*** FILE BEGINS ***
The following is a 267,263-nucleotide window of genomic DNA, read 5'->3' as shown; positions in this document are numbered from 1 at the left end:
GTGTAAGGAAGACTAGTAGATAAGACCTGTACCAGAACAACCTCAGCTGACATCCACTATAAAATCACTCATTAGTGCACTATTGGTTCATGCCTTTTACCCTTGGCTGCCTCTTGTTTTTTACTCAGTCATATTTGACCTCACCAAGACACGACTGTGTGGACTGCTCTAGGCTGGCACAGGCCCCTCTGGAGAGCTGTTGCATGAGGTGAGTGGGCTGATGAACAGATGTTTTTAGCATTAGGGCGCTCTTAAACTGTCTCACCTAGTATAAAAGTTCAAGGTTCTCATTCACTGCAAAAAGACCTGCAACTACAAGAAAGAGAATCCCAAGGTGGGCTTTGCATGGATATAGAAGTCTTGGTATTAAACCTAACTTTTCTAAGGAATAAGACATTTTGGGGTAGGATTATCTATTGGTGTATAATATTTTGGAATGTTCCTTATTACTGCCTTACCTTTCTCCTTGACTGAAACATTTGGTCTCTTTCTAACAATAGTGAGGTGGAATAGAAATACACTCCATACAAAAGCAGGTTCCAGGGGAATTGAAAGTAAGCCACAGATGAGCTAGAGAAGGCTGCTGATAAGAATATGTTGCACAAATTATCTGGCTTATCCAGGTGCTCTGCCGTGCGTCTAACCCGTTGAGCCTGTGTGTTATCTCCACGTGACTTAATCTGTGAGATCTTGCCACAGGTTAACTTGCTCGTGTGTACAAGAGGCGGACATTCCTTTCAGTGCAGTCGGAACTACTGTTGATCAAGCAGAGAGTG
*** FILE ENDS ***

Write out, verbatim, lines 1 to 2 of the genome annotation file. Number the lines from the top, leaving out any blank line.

The following is a 267,263-nucleotide window of genomic DNA, read 5'->3' as shown; positions in this document are numbered from 1 at the left end:
GTGTAAGGAAGACTAGTAGATAAGACCTGTACCAGAACAACCTCAGCTGACATCCACTATAAAATCACTCATTAGTGCACTATTGGTTCATGCCTTTTACCCTTGGCTGCCTCTTGTTTTTTACTCAGTCATATTTGACCTCACCAAGACACGACTGTGTGGACTGCTCTAGGCTGGCACAGGCCCCTCTGGAGAGCTGTTGCATGAGGTGAGTGGGCTGATGAACAGATGTTTTTAGCATTAGGGCGCTCTTAAACTGTCTCACCTAGTATAAAAGTTCAAGGTTCTCATTCACTGCAAAAAGACCTGCAACTACAAGAAAGAGAATCCCAAGGTGGGCTTTGCATGGATATAGAAGTCTTGGTATTAAACCTAACTTTTCTAAGGAATAAGACATTTTGGGGTAGGATTATCTATTGGTGTATAATATTTTGGAATGTTCCTTATTACTGCCTTACCTTTCTCCTTGACTGAAACATTTGGTCTCTTTCTAACAATAGTGAGGTGGAATAGAAATACACTCCATACAAAAGCAGGTTCCAGGGGAATTGAAAGTAAGCCACAGATGAGCTAGAGAAGGCTGCTGATAAGAATATGTTGCACAAATTATCTGGCTTATCCAGGTGCTCTGCCGTGCGTCTAACCCGTTGAGCCTGTGTGTTATCTCCACGTGACTTAATCTGTGAGATCTTGCCACAGGTTAACTTGCTCGTGTGTACAAGAGGCGGACATTCCTTTCAGTGCAGTCGGAACTACTGTTGATCAAGCAGAGAGTG